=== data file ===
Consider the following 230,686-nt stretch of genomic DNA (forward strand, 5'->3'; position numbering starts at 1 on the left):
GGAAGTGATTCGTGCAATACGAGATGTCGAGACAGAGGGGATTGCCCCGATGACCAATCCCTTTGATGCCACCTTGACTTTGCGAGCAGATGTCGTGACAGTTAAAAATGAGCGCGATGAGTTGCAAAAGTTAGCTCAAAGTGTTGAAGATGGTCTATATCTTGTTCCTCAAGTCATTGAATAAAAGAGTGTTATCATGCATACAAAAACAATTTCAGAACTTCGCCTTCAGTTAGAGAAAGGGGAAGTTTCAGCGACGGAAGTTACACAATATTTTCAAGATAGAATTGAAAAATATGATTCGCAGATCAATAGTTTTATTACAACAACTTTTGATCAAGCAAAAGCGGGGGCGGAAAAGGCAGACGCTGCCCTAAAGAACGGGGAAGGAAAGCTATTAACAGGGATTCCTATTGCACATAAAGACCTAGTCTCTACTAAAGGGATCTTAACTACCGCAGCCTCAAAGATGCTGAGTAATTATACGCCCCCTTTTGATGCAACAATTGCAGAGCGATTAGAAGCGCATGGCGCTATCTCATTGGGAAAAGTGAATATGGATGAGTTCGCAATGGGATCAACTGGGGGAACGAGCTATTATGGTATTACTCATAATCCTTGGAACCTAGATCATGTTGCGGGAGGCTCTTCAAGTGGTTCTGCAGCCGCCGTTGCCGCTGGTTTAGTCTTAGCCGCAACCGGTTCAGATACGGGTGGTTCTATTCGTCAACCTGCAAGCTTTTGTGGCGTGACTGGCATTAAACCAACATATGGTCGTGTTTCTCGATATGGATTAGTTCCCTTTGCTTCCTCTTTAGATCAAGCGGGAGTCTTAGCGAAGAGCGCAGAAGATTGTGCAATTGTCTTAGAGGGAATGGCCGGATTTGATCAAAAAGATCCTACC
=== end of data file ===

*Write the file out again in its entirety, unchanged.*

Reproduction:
Consider the following 230,686-nt stretch of genomic DNA (forward strand, 5'->3'; position numbering starts at 1 on the left):
GGAAGTGATTCGTGCAATACGAGATGTCGAGACAGAGGGGATTGCCCCGATGACCAATCCCTTTGATGCCACCTTGACTTTGCGAGCAGATGTCGTGACAGTTAAAAATGAGCGCGATGAGTTGCAAAAGTTAGCTCAAAGTGTTGAAGATGGTCTATATCTTGTTCCTCAAGTCATTGAATAAAAGAGTGTTATCATGCATACAAAAACAATTTCAGAACTTCGCCTTCAGTTAGAGAAAGGGGAAGTTTCAGCGACGGAAGTTACACAATATTTTCAAGATAGAATTGAAAAATATGATTCGCAGATCAATAGTTTTATTACAACAACTTTTGATCAAGCAAAAGCGGGGGCGGAAAAGGCAGACGCTGCCCTAAAGAACGGGGAAGGAAAGCTATTAACAGGGATTCCTATTGCACATAAAGACCTAGTCTCTACTAAAGGGATCTTAACTACCGCAGCCTCAAAGATGCTGAGTAATTATACGCCCCCTTTTGATGCAACAATTGCAGAGCGATTAGAAGCGCATGGCGCTATCTCATTGGGAAAAGTGAATATGGATGAGTTCGCAATGGGATCAACTGGGGGAACGAGCTATTATGGTATTACTCATAATCCTTGGAACCTAGATCATGTTGCGGGAGGCTCTTCAAGTGGTTCTGCAGCCGCCGTTGCCGCTGGTTTAGTCTTAGCCGCAACCGGTTCAGATACGGGTGGTTCTATTCGTCAACCTGCAAGCTTTTGTGGCGTGACTGGCATTAAACCAACATATGGTCGTGTTTCTCGATATGGATTAGTTCCCTTTGCTTCCTCTTTAGATCAAGCGGGAGTCTTAGCGAAGAGCGCAGAAGATTGTGCAATTGTCTTAGAGGGAATGGCCGGATTTGATCAAAAAGATCCTACC